45 Regents Biology Evolutionary Time Frame  Evolution is caused by changes in the environment  Natural – caused by nature  Artificial – caused by humans  Ex: pesticide and antibiotics  Evolution is faster with organisms with short life cycles AND lots of offspring  Examples – insects and bacteria

46 Regents Biology Natural Selection - Summary  Adaptations – 3 types: p_________, b________, ph________________  Born with – determined by genes  Variation – 3 sources: s____, c_______ o____, m________; NOT e___________  Competition – struggle for resources (food, shelter, mates) to s_________________  “Fittest” or best adapted are selected for by s___________ a_________ in the e_______________  If “fit” – reproduce and pass on g______  Gene pool evolves (NOT the individual) from selection – 3 types: s___________, d_____________, d____________

47 Regents Biology Summary – One more time  1. Overproduction –  WAY too many offspring are produced  2. Variation –  3 sources -  Adaptations – DO NOT get to Choose  3 types -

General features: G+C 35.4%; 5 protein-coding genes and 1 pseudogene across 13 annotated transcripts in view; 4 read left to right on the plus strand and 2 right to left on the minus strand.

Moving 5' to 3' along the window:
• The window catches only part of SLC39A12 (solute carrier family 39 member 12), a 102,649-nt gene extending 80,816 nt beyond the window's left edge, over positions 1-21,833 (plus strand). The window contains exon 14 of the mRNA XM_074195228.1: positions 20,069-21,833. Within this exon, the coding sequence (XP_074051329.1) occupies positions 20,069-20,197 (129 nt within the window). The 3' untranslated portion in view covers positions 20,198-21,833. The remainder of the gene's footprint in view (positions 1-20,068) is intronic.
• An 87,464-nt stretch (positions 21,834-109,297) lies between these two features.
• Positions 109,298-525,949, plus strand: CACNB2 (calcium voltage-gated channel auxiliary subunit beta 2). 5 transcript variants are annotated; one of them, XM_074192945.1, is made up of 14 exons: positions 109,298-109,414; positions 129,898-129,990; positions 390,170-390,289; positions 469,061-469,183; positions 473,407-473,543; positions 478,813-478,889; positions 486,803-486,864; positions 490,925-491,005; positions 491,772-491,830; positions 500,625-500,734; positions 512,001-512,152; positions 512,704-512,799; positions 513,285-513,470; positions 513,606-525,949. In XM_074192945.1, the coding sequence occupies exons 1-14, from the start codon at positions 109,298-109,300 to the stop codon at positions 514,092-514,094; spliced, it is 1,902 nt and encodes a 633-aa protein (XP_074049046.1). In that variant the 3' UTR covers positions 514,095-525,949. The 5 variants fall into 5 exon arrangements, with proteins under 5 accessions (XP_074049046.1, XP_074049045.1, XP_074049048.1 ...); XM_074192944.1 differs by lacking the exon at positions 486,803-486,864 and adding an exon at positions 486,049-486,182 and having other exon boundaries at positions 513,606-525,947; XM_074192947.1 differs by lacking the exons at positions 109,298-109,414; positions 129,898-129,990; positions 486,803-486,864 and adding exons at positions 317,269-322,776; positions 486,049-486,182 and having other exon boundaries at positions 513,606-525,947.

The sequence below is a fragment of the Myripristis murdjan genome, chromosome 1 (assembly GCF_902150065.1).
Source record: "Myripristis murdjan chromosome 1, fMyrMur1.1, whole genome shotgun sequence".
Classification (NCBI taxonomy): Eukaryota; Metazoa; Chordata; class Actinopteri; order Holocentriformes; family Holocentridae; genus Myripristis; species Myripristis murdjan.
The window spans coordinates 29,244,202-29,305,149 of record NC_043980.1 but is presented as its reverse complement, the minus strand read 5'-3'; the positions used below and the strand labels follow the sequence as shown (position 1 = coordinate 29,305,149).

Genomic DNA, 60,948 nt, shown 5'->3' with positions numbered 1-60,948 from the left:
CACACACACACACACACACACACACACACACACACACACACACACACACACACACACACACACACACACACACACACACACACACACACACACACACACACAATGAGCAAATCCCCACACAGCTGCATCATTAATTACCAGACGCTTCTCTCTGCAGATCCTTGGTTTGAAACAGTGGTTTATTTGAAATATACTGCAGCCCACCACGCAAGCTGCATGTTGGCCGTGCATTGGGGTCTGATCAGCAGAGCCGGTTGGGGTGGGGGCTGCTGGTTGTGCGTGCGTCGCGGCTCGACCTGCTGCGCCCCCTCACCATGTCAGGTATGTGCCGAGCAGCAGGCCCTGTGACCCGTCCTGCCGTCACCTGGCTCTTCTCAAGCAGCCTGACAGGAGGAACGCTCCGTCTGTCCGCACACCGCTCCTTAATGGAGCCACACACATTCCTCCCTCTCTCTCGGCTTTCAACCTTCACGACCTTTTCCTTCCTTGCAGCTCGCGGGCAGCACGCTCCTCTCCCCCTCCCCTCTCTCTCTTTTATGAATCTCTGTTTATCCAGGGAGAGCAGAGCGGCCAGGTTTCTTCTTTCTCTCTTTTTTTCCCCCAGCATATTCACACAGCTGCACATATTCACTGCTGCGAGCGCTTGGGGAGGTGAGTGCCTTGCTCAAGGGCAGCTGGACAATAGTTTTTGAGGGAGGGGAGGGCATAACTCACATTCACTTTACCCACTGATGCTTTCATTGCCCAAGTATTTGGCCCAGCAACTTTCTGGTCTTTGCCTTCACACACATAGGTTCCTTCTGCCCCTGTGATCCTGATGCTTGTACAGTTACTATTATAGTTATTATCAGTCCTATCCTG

48 Regents Biology Summary - Continued  3. Selection – selecting agent  Natural – environment  Artificial – human  → “fittest” survive  4. Reproduction  Pass on “fit” genes →Over time “fit” genes increase → gene pool of a population changes That is EVOLUTION!!!!!

49 Regents Biology Study Guide Vocab, vocab, vocab!!!!!!! Evolution – unity and diversity – p.___ Darwin – Galapagos – p.____ Natural Selection – p. ____ Overproduction Variation in adaptations – 3 types, 3 sources Competition Survival of fittest – 3 types of selection – p._ Evidence of Evolution – 4 pieces – p. ____ Time Frame for Evolution – 3 theories – p. ____